Tanishk Bagchi’s remake spree which seems to be inexorable, continues just as strongly as it had started off. I can’t even remember when it started. ‘Humma’? ‘Tamma’? Who knows. But now he gets to Himesh Reshammiya’s bank of songs. The producers browse for a moment through Himesh’s repertoire, and finally pick out two of his songs, for Tanishk to recreate. Tanishk, reluctantly, complies. One of the recreations has backfired terribly — Aashiq Banaya Aapne ends up being a lazy club number, in which Neha Kakkar lazes around as if she’s reciting a poem instead of singing a song. Tanishk’s too loud programming stuns the ears, and the way he uses Himesh’s voice is terrible. Tanishk never does a remake without having Tapas Roy play the hook of the song on a mandolin or some other ethnic string instrument, and he does that here too, just increasing the heard-before-ness of the song. Manoj Muntashir’s lyrics are almost the only worthwhile stuff in the song. The second one, Naam Hai Mera, at least has good vocals and music, and if you forget that the essence and beauty of the original song, which was soulful, has been demolished, you will like it. Neeti’s powerful voice luckily propels this one to where it is, and Tanishk’s EDM is refreshing. It is the lyrics here, that spoil the song.
Moving on to the original numbers, Arko’s Boond Boond is the best of the lot, with a nice Latino vibe to it, but it is not all that innovative either. It sounds like Arko was trying to recreate the type of songs Bollywood made in 2006-2008, when we were obsessed with Latin American music. Jubin’s voice doesn’t suit the song a lot, but Neeti saves the day (again), while the lyricists Manoj Muntashir and Sanjay Gupta (the filmmaker??) have nothing much to do except search through old Bollywood songs and put together all the clichéd phrases they could find.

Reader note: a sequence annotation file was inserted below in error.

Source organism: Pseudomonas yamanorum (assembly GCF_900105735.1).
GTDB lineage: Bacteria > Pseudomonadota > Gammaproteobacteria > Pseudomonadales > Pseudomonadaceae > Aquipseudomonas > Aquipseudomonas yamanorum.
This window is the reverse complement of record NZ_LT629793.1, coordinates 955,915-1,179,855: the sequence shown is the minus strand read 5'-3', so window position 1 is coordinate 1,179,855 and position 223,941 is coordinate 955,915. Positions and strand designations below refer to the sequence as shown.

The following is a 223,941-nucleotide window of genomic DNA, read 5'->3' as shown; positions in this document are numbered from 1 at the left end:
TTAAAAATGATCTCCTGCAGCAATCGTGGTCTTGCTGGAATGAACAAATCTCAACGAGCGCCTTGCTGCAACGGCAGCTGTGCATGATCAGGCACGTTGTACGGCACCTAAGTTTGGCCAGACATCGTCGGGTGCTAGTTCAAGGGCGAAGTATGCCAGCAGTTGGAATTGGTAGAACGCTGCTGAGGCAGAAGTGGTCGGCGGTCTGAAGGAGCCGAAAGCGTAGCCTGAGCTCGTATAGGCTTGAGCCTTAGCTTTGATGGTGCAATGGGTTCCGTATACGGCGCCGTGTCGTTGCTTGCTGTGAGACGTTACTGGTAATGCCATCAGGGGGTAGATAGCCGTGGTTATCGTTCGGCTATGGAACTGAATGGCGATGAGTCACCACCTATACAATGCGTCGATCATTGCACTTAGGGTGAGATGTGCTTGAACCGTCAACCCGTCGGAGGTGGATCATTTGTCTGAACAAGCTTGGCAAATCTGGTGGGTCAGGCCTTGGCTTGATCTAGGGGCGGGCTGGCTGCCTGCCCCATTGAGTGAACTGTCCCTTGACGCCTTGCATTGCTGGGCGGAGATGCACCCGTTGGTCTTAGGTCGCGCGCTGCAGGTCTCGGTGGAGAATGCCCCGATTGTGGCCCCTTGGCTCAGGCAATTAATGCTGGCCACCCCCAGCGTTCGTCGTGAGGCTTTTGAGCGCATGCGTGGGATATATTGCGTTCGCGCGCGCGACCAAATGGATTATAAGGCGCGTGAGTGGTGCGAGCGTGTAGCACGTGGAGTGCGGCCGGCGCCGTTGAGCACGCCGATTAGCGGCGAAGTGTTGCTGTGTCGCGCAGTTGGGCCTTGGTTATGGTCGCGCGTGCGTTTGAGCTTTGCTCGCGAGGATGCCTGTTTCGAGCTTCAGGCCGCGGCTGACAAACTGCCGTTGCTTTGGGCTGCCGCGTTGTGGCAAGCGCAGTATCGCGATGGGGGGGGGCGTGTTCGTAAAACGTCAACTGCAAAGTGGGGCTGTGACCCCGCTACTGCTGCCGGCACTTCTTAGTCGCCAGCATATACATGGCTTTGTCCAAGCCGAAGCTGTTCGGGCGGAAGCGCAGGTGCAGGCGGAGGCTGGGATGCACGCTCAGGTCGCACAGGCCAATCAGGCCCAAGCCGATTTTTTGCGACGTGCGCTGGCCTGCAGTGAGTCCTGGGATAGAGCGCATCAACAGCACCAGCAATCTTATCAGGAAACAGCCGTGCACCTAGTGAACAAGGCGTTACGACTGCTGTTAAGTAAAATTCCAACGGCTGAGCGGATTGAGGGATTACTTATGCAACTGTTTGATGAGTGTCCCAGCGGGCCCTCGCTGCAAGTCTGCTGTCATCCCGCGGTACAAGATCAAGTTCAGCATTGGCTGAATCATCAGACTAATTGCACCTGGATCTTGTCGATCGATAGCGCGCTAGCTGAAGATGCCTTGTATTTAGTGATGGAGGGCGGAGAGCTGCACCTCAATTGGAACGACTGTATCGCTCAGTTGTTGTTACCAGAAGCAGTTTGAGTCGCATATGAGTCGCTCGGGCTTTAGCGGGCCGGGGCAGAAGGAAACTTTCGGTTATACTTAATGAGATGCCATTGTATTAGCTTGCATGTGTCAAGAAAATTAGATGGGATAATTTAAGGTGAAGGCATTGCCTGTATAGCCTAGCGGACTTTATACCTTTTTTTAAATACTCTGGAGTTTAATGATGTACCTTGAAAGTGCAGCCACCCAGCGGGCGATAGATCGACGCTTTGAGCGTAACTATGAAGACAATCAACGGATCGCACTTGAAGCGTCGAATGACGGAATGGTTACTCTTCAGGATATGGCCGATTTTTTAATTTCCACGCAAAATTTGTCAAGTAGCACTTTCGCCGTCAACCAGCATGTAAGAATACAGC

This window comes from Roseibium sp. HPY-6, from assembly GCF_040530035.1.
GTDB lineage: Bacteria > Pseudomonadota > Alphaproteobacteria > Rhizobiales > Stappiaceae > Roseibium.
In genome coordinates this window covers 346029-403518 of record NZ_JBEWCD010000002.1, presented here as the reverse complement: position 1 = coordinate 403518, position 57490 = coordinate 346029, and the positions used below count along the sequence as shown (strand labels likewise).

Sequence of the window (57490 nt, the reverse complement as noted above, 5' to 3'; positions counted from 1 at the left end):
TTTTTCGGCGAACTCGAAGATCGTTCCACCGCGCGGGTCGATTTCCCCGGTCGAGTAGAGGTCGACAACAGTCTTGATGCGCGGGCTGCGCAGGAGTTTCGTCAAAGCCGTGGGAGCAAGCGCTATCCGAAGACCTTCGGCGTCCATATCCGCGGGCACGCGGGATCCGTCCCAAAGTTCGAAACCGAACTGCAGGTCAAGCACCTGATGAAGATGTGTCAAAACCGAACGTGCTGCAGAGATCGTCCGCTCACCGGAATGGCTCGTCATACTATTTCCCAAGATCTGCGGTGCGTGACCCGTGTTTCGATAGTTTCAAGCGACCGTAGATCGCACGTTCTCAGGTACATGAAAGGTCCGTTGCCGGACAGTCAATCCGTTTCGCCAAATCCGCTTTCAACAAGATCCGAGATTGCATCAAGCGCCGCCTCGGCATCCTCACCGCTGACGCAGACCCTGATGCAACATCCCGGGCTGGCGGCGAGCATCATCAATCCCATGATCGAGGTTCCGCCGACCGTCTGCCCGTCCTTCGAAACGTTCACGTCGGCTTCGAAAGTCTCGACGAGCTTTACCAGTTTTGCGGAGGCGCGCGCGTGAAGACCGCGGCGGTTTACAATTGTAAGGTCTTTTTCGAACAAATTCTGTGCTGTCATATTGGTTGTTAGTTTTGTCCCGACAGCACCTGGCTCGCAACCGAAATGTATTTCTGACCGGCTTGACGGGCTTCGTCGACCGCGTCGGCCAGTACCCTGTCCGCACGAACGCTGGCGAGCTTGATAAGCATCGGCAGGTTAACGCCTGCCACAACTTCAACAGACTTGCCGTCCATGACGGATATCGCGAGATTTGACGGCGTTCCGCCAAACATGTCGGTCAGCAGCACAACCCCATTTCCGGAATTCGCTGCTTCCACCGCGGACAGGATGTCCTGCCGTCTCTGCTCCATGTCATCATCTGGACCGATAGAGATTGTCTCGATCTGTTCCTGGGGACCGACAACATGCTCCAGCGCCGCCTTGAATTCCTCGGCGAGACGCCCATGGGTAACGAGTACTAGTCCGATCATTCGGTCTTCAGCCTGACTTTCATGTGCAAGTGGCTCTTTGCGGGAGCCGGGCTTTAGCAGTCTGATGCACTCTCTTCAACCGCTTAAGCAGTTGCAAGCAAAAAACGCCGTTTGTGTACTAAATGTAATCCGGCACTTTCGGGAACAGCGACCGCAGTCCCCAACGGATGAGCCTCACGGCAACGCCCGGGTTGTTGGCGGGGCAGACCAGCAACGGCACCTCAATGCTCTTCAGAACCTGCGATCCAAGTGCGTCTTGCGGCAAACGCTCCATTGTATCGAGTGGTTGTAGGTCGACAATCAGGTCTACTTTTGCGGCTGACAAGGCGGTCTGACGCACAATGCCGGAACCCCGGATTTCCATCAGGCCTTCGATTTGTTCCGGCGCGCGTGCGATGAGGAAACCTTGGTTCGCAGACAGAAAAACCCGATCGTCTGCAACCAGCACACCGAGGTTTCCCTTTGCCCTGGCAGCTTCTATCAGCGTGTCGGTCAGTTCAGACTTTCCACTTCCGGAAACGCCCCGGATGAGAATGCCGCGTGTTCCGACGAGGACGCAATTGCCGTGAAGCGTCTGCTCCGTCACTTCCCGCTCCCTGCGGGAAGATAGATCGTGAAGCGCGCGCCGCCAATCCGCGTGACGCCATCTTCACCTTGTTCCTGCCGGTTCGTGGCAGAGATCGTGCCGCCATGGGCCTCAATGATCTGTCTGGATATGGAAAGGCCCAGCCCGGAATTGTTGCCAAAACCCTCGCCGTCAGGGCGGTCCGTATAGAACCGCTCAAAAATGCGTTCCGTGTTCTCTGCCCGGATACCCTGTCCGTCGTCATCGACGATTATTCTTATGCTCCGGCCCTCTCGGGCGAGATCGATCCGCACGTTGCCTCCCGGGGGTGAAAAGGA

Mithoon’s first song of the year is highly disappointing — Tum Mere Ho tries to be a ‘Sanam Re’-esque love song, but ends up being sleazy and lazy. The vocalists Jubin and Amrita Singh only increase the laziness with their lazy voices, making me too lazy to write a review for the song. The only good thing here, are the percussions in the interlude. That’s a nice touch.
If that song was lazy, wait till you hear Mohabbat Nasha Hai, a typical Tony Kakkar cry-fest. But though his previous cry fests like ‘Khuda Bhi’ (Ek Paheli Leela) and ‘Mile Ho Tum Humko’ (Fever) have been quite good, this one, being a mishmash of all of them, and with the same boring beats, is just plain boring. In one of the versions, I can at least listen to Neha Kakkar when her part comes (she sings better here than she sang ‘Aashiq Banaya Aapne’), but in the Male Version I don’t even have that liberty. Oh well.
The other best song of the album, at par with Arko’s song, happens to be Baman-Chand’s Bhatt-ish melody Badnaamiyan. The Male Version by Armaan Malik fares much better, and that’s the one that is the best of the album. Armaan’s voice suits the romantic composition, and Baman-Chand’s arrangements are great, though heard before, especially the electronic tabla. Sukriti Kakar doesn’t do too well in the Female Version, and even the arrangements don’t support her, being the usual boring arrangements used for such songs.


With the fourth instalment in this series (fifth if you count ‘Wajah Tum Ho’), it is evident that T-Series, who seem to have been making the films only for the music, might stop making the films soon, because the music is certainly going down…!

 

Total Points Scored by This Album: 5.5 + 6 + 7.5 + 5 + 5 + 4.5 + 7.5 + 6 = 47

Album Percentage: 58.75%

Final Rating for This Album: सा < रे < ग < म < < ध < नी < सां

Note: The letter which is underlined is the final rating.

Recommended Listening Order: 
Boond Boond = Badnaamiyan > Naam Hai Mera = Badnaamiyan (Female) > Aashiq Banaaya Aapne > Mohabbat Nasha Hai = Tum Mere Ho > Mohabbat Nasha Hai (Solo)

 

Which is your favourite song from Hate Story IV? Please vote for it below! Thanks!

HALF-GENERIC, HALF-CREATIVE DIARIES!! (VODKA DIARIES – Music Review)

Music Album Details
♪ Music by: Harry Anand, Sandesh Shandilya & Parvaaz Band
♪ Lyrics by: Khalid Ahamed, Kashif Iqbal, Aalok Shrivastav & Harry Anand
♪ Music Label: Zee Music Company
♪ Music Released On: 9th February 2018
♪ Movie Released On: 19th January 2018

Vodka Diaries Album Cover

 

Listen to this album: Saavn

Buy this album: iTunes